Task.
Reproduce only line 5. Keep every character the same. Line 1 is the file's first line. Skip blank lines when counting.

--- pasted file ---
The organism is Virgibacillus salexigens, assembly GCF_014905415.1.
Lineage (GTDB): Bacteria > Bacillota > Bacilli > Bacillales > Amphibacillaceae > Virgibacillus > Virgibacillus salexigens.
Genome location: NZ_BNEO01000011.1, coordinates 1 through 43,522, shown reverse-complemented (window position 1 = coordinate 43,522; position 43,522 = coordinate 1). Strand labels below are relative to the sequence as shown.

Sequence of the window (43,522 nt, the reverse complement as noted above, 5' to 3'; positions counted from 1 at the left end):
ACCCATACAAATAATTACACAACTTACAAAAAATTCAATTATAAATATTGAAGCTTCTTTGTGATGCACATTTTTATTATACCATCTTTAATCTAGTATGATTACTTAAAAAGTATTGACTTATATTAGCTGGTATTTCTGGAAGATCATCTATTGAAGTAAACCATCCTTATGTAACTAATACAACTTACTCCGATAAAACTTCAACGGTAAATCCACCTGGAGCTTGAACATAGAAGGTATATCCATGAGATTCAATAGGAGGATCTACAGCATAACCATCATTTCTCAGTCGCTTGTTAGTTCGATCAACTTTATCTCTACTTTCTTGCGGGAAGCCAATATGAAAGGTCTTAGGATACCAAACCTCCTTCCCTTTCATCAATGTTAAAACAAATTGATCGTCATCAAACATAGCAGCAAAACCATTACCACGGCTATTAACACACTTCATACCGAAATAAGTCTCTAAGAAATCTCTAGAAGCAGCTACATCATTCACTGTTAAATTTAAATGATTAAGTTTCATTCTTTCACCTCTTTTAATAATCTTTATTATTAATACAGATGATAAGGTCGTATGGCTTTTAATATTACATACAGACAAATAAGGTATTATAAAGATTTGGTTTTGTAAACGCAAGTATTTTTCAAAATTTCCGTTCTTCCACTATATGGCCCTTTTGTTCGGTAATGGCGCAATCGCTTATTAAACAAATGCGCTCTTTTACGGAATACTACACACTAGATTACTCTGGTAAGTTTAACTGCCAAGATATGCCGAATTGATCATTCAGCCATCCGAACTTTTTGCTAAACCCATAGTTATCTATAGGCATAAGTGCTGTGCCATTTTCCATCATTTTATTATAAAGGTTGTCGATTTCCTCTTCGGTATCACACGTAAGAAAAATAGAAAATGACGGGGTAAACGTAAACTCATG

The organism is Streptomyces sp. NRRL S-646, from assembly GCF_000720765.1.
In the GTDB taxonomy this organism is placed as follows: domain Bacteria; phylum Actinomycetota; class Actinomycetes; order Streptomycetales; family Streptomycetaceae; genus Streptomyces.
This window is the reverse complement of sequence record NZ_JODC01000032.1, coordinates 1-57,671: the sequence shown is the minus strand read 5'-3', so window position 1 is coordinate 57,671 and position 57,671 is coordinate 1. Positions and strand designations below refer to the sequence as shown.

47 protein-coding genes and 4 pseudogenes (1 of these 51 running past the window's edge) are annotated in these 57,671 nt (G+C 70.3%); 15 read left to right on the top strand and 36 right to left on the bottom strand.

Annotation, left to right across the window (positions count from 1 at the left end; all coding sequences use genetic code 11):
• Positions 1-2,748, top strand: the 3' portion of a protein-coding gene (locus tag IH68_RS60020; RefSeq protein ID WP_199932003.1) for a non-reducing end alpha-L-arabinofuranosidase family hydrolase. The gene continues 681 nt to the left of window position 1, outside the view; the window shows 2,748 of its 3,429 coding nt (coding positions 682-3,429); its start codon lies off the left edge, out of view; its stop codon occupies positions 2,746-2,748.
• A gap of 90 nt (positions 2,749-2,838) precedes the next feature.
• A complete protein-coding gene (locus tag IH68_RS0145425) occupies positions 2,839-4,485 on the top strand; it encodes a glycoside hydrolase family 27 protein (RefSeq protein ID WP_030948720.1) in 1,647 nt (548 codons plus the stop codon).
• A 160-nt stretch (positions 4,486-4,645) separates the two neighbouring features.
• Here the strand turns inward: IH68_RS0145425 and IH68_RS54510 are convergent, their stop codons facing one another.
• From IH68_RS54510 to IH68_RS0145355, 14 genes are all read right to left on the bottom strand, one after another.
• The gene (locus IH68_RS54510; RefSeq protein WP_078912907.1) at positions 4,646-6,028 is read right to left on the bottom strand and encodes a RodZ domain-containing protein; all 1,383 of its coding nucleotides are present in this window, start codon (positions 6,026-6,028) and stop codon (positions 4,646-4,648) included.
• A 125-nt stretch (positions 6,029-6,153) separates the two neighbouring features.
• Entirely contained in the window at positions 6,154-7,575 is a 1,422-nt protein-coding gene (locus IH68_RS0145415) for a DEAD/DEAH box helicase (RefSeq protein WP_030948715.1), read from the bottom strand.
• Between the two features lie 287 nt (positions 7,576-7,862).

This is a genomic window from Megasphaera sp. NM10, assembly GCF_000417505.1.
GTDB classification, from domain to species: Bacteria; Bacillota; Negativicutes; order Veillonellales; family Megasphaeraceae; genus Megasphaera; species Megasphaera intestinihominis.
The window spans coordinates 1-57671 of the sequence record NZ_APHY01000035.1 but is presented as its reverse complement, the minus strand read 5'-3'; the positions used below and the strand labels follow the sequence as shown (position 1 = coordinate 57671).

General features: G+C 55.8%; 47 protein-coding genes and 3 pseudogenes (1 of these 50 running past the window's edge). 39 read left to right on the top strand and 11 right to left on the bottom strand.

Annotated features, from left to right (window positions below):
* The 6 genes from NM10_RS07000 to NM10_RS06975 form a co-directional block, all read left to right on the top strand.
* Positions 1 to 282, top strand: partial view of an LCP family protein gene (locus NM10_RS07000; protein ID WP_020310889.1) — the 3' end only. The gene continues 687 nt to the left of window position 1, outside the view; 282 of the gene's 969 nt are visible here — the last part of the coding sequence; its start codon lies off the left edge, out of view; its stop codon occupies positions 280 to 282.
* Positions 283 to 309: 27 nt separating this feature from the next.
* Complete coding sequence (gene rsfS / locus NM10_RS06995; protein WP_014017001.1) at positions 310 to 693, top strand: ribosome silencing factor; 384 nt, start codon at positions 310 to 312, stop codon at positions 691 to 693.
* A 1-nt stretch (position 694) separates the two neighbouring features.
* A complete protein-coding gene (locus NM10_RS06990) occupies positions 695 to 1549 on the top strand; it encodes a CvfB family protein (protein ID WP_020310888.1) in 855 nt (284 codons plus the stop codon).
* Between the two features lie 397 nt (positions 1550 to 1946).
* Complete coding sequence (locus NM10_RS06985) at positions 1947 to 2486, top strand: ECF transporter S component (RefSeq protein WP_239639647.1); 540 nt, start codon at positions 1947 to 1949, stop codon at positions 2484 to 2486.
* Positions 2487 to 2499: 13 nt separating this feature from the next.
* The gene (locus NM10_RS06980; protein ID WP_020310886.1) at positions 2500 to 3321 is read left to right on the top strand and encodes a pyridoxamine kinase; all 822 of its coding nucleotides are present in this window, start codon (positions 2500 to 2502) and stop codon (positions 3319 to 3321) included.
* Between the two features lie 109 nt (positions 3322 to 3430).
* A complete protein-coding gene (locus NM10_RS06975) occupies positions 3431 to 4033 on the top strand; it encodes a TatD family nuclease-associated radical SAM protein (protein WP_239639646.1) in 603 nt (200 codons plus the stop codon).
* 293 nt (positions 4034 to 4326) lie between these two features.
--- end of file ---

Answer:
ACCCATACAAATAATTACACAACTTACAAAAAATTCAATTATAAATATTGAAGCTTCTTTGTGATGCACATTTTTATTATACCATCTTTAATCTAGTATGATTACTTAAAAAGTATTGACTTATATTAGCTGGTATTTCTGGAAGATCATCTATTGAAGTAAACCATCCTTATGTAACTAATACAACTTACTCCGATAAAACTTCAACGGTAAATCCACCTGGAGCTTGAACATAGAAGGTATATCCATGAGATTCAATAGGAGGATCTACAGCATAACCATCATTTCTCAGTCGCTTGTTAGTTCGATCAACTTTATCTCTACTTTCTTGCGGGAAGCCAATATGAAAGGTCTTAGGATACCAAACCTCCTTCCCTTTCATCAATGTTAAAACAAATTGATCGTCATCAAACATAGCAGCAAAACCATTACCACGGCTATTAACACACTTCATACCGAAATAAGTCTCTAAGAAATCTCTAGAAGCAGCTACATCATTCACTGTTAAATTTAAATGATTAAGTTTCATTCTTTCACCTCTTTTAATAATCTTTATTATTAATACAGATGATAAGGTCGTATGGCTTTTAATATTACATACAGACAAATAAGGTATTATAAAGATTTGGTTTTGTAAACGCAAGTATTTTTCAAAATTTCCGTTCTTCCACTATATGGCCCTTTTGTTCGGTAATGGCGCAATCGCTTATTAAACAAATGCGCTCTTTTACGGAATACTACACACTAGATTACTCTGGTAAGTTTAACTGCCAAGATATGCCGAATTGATCATTCAGCCATCCGAACTTTTTGCTAAACCCATAGTTATCTATAGGCATAAGTGCTGTGCCATTTTCCATCATTTTATTATAAAGGTTGTCGATTTCCTCTTCGGTATCACACGTAAGAAAAATAGAAAATGACGGGGTAAACGTAAACTCATG